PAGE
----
For one, people on the receiving end feel noticed and appreciated. They feel a greater sense of connection and trust—first with the person who expressed gratitude, and then, often, with the broader social group they work with. And it is infectious!

In their book Team Genius, Karlgaard and Malone write: “When managers express gratitude, it can increase employees’ sense of social worth and self-conceptions as viable members of the organization. And that, in turn, promotes pro-social behaviors that tie the team together even more…And bonded groups almost always perform better than their less-well-bonded counterparts.”[1]

And a growing body of research on the benefits of gratitude points to broader positive impacts on relationships, goal achievement, health, and well-being, amongst others.

Call to Action: Practice Expressing Gratitude

Build your gratitude roster (see below), and then pick one person a week and write him or her a note of gratitude. Consider the difference this person has made in your life and tell them about it. Be as specific as you can about how that person impacted you and what you are appreciative for.

Build Your Gratitude Roster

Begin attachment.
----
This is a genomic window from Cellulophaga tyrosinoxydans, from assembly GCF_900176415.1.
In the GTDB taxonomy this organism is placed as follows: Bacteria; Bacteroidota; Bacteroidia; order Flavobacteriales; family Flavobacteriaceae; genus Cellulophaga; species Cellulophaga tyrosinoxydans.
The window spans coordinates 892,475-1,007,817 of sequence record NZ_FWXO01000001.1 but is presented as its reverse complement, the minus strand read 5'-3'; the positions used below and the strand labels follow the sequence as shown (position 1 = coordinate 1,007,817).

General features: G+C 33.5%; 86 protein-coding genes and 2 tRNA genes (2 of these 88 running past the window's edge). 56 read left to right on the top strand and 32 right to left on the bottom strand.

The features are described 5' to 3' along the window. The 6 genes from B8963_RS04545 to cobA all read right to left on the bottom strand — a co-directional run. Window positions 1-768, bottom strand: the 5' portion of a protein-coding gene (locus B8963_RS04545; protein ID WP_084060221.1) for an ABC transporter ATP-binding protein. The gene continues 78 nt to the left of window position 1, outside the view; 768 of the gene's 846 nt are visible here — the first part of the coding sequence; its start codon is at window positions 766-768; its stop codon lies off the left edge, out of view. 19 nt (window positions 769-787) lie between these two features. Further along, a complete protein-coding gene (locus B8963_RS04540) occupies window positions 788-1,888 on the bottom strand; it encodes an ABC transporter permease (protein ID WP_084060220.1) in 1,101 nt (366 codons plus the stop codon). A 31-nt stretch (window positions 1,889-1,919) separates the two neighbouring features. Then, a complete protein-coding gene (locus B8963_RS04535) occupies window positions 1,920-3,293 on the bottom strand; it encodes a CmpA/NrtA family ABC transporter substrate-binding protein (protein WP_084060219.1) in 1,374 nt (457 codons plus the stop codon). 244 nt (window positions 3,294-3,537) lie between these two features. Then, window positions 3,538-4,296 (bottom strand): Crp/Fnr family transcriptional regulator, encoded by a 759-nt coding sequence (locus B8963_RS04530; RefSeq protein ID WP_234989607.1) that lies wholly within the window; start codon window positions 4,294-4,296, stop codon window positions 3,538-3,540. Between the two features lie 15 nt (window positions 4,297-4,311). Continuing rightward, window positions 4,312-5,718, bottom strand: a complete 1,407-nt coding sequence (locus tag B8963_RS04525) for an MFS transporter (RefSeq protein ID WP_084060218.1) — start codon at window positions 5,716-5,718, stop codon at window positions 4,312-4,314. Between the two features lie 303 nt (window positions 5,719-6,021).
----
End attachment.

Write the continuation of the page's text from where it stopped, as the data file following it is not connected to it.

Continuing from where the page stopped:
Part 1: People In Your Life—Past

As you reflect on your life journey, notice the people who have made a meaningful impact on you in the past. Who contributed to your development? Who stands out during your challenges? In your best moments? Take a minute to write down their names.

Part 2: People In Your Life—Present

Slow down and consider the people in your life today. Who is contributing to your development? To your well-being? To your success (or the success of the team)? Who might you be taking for granted? Take a minute to write down their names.

Pro Tips for Conveying Appreciation

1. Be genuine. You are honoring the person and the relationship because you truly care and because it is a good thing in and of itself—gratitude is virtuous.